The largest American island in Lake Erie is reachable by ferry from the city of Sandusky and the Marblehead Peninsula on Ohio’s mainland (and directly from South Bass Island if you go there first). Kelleys is a quaint nautical gem in many ways. For starters, 800 acres of Ohio State Park ensure endless camping, hiking, nature-watching (Monarch butterflies, birds, coyotes, and white-tailed deer to name a few), and even fossil hunting. Of course, with wide sandy beaches along much of the island’s shoreline, sunning and swimming are just right, too. And with over ten sunken schooners and steamships just offshore, the waters around Kelleys Island are especially appealing to divers.
Once again, bicycles and golf carts are best for navigating Kelleys’ winding two-lane paved roads. All four square miles of island charm are listed on the National Register of Historic Places, so the varied architecture might be what you notice first—from Italianate, Queen Anne, and Gothic Revival to late Victorian styles. The oldest house (located on Division Road) is a flat England saltbox style and was built in 1835. The Kelleys Island Historical Association offers excellent maps and details for history buffs wanting to learn more about the island’s past and the famous faces, including Grover Cleveland and William Howard Taft, who are said to have been frequent visitors back in their day.
The north side of the island (adjacent to Kelleys Island State Park campground and public beach) is home to an especially “groovy” natural attraction—impressive glacial grooves that were scoured into the limestone bedrock over 18,000 years ago by an advancing glacier. These prehistoric grooves—430 feet long, 15 feet deep, and 35 feet wide—are the largest and finest examples of glacial gashes left in the world.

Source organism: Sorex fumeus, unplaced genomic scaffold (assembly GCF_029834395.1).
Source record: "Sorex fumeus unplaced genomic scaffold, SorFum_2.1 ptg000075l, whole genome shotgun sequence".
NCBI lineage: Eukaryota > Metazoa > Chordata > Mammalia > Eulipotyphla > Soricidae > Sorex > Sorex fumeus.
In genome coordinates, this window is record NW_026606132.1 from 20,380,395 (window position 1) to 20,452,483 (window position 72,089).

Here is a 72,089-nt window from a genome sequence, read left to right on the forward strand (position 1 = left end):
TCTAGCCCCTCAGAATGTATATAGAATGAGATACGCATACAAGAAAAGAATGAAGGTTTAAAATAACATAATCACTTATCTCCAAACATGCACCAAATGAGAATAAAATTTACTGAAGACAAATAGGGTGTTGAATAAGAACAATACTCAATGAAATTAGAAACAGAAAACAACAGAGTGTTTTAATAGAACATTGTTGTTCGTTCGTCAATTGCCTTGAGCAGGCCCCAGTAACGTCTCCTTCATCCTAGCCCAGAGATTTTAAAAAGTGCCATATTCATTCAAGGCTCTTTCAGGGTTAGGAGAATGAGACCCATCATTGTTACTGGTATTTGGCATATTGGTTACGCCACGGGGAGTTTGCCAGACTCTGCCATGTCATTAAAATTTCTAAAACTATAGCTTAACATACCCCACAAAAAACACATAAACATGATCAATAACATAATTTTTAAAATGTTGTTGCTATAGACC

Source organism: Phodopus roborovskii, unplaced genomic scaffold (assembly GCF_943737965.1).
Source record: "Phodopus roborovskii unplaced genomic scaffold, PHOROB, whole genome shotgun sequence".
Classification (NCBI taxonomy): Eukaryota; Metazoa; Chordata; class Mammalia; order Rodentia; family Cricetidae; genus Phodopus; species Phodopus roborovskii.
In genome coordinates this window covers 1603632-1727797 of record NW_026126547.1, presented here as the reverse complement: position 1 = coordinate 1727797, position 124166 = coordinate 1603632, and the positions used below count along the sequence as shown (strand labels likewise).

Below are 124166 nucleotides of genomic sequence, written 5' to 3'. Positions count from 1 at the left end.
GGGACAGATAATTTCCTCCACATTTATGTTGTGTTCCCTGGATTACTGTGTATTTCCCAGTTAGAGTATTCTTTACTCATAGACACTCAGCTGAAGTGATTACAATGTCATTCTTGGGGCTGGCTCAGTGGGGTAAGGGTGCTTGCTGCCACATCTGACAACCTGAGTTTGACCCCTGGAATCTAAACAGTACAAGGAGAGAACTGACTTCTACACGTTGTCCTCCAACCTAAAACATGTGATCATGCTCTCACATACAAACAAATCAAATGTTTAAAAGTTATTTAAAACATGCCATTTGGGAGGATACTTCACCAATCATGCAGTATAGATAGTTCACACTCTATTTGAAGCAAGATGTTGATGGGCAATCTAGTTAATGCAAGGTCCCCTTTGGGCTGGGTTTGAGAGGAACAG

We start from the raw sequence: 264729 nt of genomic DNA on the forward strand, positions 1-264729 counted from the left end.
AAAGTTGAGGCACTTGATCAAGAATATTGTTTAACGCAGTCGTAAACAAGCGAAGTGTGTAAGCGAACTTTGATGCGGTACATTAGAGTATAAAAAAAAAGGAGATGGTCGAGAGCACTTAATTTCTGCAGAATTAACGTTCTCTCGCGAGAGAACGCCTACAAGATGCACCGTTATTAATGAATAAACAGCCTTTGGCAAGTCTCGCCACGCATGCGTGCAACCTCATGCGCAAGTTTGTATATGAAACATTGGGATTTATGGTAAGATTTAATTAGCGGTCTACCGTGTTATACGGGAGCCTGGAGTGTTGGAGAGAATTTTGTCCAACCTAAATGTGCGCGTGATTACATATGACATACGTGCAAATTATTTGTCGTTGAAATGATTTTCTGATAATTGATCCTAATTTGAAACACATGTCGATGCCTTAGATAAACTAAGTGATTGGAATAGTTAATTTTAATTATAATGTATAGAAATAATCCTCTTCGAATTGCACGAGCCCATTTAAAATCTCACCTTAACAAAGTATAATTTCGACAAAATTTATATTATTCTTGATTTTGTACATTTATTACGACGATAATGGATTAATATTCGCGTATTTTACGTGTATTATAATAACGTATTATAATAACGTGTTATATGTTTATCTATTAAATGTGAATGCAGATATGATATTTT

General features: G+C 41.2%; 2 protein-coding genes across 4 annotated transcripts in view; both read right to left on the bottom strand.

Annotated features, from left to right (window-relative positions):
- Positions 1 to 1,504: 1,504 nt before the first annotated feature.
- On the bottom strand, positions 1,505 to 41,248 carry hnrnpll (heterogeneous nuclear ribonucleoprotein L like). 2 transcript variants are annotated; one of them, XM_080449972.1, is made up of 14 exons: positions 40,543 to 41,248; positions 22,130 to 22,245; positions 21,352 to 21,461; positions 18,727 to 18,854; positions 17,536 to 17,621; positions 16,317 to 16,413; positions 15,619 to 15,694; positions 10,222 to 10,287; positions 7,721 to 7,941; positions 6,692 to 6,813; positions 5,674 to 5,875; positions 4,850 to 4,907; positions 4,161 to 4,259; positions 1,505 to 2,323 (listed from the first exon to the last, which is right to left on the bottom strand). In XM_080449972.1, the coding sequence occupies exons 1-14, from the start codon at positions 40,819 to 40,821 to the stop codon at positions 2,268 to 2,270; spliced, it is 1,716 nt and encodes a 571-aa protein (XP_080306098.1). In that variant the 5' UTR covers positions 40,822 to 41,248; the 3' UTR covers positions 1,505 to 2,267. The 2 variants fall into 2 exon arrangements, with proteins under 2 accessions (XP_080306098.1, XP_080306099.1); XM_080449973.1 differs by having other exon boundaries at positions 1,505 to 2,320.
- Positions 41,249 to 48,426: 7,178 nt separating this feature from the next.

On the south shore, stop at Inscription Rock to see prehistoric pictographs of animals and human figures that archaeologists estimate were created between AD 1200 and 1600. Before its discovery in 1833, the 32-foot x 21-foot flat-topped limestone slab had been badly eroded by time and weather. Its markings are now protected by a roof and viewing platform.
Filled with unique attractions and natural scenic splendor, it’s easy to see why small South Bass and Kelleys Islands are favorite destinations for winding down to a slower pace. Swing in a hammock at your campsite, watch stunning sunsets, swim, boat, fish, hike, and bike. There’s never a question of what to do, it’s more like what to do next, but don’t be in a hurry. Do it all on island time—just like “gulls and buoys” have been doing for well over a century!
Kelleys Island Chamber of Commerce Phone: 419-746-2360
Kelleys Island Ferry Boat Line departs from Marblehead
510 West Main St. (across from the Police Dept. and Fire Station)
Directions to Marblehead, Ohio: Exit Rt. 2 at 269 North, take 269 N. to Route 163, turn Right (East) onto 163, take 163 E into Marblehead.
The campground on Kelleys Island contains 43 non-electric and 82 electric sites, showers, flush toilets, dump station, volleyball court and playground. The camp office loans games and sports equipment to registered campers. Naturalist programs held in the summer. Pets permitted in designated sites.
Photo Credits: All Kelleys Island photos provided by Michael D. Williams, photojournalist for Ohio Dept. of Natural Resources.
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In addition to writing about her travels, Denise Seith is also a treasure hunter and loves a good latté. She and her husband own an online gold prospecting and metal detecting equipment store found at GoldRushTradingPost.com